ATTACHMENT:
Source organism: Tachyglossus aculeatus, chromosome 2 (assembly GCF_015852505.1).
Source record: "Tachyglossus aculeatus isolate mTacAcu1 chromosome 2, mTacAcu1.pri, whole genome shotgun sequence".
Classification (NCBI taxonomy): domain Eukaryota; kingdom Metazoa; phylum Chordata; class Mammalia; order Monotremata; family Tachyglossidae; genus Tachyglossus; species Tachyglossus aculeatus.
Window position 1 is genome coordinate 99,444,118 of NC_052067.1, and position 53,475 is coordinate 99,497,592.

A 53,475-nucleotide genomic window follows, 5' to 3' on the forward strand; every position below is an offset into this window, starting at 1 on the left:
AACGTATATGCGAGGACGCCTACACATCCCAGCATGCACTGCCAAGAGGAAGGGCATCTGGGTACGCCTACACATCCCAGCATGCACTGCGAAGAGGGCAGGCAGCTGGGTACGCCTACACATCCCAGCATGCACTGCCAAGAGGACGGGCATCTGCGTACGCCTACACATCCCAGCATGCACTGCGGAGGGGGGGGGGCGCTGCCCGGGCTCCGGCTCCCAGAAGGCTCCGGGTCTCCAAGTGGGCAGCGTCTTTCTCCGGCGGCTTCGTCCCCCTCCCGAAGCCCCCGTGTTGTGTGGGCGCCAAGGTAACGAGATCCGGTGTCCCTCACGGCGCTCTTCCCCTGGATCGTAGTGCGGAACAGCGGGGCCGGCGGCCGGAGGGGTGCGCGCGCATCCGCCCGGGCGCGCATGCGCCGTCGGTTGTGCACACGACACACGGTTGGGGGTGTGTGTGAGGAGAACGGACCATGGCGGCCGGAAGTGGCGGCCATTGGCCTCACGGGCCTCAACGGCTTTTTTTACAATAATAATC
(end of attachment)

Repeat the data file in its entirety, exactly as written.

Source organism: Tachyglossus aculeatus, chromosome 2 (assembly GCF_015852505.1).
Source record: "Tachyglossus aculeatus isolate mTacAcu1 chromosome 2, mTacAcu1.pri, whole genome shotgun sequence".
Classification (NCBI taxonomy): domain Eukaryota; kingdom Metazoa; phylum Chordata; class Mammalia; order Monotremata; family Tachyglossidae; genus Tachyglossus; species Tachyglossus aculeatus.
Window position 1 is genome coordinate 99,444,118 of NC_052067.1, and position 53,475 is coordinate 99,497,592.

A 53,475-nucleotide genomic window follows, 5' to 3' on the forward strand; every position below is an offset into this window, starting at 1 on the left:
AACGTATATGCGAGGACGCCTACACATCCCAGCATGCACTGCCAAGAGGAAGGGCATCTGGGTACGCCTACACATCCCAGCATGCACTGCGAAGAGGGCAGGCAGCTGGGTACGCCTACACATCCCAGCATGCACTGCCAAGAGGACGGGCATCTGCGTACGCCTACACATCCCAGCATGCACTGCGGAGGGGGGGGGGCGCTGCCCGGGCTCCGGCTCCCAGAAGGCTCCGGGTCTCCAAGTGGGCAGCGTCTTTCTCCGGCGGCTTCGTCCCCCTCCCGAAGCCCCCGTGTTGTGTGGGCGCCAAGGTAACGAGATCCGGTGTCCCTCACGGCGCTCTTCCCCTGGATCGTAGTGCGGAACAGCGGGGCCGGCGGCCGGAGGGGTGCGCGCGCATCCGCCCGGGCGCGCATGCGCCGTCGGTTGTGCACACGACACACGGTTGGGGGTGTGTGTGAGGAGAACGGACCATGGCGGCCGGAAGTGGCGGCCATTGGCCTCACGGGCCTCAACGGCTTTTTTTACAATAATAATC